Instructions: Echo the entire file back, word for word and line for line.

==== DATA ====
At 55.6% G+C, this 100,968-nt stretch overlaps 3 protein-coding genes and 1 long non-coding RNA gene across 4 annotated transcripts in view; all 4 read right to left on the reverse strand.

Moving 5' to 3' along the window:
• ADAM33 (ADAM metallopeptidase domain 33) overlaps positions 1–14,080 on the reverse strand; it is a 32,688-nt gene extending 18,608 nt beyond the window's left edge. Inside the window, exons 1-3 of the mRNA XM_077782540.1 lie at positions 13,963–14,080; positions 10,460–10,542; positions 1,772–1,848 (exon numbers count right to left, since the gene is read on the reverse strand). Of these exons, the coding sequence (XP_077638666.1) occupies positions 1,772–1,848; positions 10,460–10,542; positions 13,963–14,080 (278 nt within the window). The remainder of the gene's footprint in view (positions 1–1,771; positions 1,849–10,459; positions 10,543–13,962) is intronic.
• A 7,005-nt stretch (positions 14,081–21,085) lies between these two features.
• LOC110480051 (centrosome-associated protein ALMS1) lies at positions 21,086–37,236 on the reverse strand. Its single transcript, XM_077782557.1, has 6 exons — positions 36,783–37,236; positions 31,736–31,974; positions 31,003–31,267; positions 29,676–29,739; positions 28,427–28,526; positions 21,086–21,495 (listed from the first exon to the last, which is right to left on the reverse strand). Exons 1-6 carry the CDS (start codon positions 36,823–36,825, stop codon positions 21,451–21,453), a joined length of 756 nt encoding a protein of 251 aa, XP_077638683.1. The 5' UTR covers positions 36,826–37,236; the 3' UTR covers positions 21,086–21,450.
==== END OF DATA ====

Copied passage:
At 55.6% G+C, this 100,968-nt stretch overlaps 3 protein-coding genes and 1 long non-coding RNA gene across 4 annotated transcripts in view; all 4 read right to left on the reverse strand.

Moving 5' to 3' along the window:
• ADAM33 (ADAM metallopeptidase domain 33) overlaps positions 1–14,080 on the reverse strand; it is a 32,688-nt gene extending 18,608 nt beyond the window's left edge. Inside the window, exons 1-3 of the mRNA XM_077782540.1 lie at positions 13,963–14,080; positions 10,460–10,542; positions 1,772–1,848 (exon numbers count right to left, since the gene is read on the reverse strand). Of these exons, the coding sequence (XP_077638666.1) occupies positions 1,772–1,848; positions 10,460–10,542; positions 13,963–14,080 (278 nt within the window). The remainder of the gene's footprint in view (positions 1–1,771; positions 1,849–10,459; positions 10,543–13,962) is intronic.
• A 7,005-nt stretch (positions 14,081–21,085) lies between these two features.
• LOC110480051 (centrosome-associated protein ALMS1) lies at positions 21,086–37,236 on the reverse strand. Its single transcript, XM_077782557.1, has 6 exons — positions 36,783–37,236; positions 31,736–31,974; positions 31,003–31,267; positions 29,676–29,739; positions 28,427–28,526; positions 21,086–21,495 (listed from the first exon to the last, which is right to left on the reverse strand). Exons 1-6 carry the CDS (start codon positions 36,823–36,825, stop codon positions 21,451–21,453), a joined length of 756 nt encoding a protein of 251 aa, XP_077638683.1. The 5' UTR covers positions 36,826–37,236; the 3' UTR covers positions 21,086–21,450.